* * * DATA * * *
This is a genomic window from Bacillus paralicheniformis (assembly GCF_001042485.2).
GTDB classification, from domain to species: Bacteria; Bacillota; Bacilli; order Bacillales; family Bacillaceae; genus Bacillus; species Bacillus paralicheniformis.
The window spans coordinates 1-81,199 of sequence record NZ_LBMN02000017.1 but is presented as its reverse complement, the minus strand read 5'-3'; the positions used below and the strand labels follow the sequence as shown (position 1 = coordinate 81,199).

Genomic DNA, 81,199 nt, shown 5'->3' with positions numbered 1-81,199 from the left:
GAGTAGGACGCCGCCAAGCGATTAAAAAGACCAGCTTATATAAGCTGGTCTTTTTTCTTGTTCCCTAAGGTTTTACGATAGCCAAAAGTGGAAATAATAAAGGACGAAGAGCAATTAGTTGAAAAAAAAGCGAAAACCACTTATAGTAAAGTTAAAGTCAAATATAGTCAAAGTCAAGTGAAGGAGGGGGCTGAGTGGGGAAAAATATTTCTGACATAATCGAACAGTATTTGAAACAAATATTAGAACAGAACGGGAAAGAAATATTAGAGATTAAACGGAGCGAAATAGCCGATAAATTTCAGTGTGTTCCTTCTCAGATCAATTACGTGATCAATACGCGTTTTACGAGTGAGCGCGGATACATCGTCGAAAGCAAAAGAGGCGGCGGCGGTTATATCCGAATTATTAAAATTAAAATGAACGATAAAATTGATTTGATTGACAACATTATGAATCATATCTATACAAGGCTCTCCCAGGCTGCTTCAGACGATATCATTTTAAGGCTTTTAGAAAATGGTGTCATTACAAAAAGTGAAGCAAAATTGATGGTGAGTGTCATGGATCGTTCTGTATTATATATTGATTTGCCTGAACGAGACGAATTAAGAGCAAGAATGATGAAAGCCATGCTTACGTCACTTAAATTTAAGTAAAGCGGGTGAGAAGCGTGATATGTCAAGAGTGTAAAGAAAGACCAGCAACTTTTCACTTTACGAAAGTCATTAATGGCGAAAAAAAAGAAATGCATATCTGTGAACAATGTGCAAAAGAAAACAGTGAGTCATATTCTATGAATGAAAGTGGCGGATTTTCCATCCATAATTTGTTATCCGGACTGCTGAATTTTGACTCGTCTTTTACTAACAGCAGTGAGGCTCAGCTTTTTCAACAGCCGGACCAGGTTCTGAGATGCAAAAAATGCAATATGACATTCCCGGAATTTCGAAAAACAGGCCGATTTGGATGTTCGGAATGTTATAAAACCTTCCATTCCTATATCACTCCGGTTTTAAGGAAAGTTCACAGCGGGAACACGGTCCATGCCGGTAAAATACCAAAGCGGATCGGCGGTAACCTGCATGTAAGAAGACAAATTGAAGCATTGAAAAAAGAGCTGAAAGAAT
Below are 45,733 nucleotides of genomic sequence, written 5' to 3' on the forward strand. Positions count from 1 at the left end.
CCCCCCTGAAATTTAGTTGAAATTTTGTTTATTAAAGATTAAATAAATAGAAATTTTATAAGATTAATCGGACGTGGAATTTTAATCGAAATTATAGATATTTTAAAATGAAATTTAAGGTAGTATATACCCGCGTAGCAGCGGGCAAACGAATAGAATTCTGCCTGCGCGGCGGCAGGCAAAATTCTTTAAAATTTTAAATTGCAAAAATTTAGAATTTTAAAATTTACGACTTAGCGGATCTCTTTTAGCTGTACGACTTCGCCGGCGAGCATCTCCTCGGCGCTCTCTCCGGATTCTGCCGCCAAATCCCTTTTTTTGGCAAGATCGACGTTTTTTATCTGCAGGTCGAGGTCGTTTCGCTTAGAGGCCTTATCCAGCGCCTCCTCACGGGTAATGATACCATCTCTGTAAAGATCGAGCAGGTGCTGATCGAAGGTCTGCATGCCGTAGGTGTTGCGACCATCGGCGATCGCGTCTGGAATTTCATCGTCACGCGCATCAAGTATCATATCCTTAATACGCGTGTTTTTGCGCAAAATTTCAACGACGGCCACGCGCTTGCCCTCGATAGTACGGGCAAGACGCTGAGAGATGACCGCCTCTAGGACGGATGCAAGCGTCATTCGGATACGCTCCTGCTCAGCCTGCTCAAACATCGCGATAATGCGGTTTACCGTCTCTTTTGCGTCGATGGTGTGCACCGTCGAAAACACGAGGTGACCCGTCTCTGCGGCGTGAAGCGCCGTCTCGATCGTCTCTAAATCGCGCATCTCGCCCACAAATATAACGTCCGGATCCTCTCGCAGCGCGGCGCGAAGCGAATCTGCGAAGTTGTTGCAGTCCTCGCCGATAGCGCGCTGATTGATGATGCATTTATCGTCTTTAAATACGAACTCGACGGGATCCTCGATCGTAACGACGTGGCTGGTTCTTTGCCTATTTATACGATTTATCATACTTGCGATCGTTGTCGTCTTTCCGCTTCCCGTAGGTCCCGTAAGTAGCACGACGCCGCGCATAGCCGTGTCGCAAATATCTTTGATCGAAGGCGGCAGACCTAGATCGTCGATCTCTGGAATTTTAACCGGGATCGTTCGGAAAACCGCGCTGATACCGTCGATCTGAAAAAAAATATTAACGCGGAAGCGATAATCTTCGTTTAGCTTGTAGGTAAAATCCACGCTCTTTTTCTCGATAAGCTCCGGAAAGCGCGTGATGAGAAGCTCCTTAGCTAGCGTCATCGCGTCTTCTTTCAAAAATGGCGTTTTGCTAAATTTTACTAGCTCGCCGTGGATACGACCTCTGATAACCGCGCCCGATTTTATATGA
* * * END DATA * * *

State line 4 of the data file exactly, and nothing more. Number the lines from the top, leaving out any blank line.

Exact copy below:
Genomic DNA, 81,199 nt, shown 5'->3' with positions numbered 1-81,199 from the left: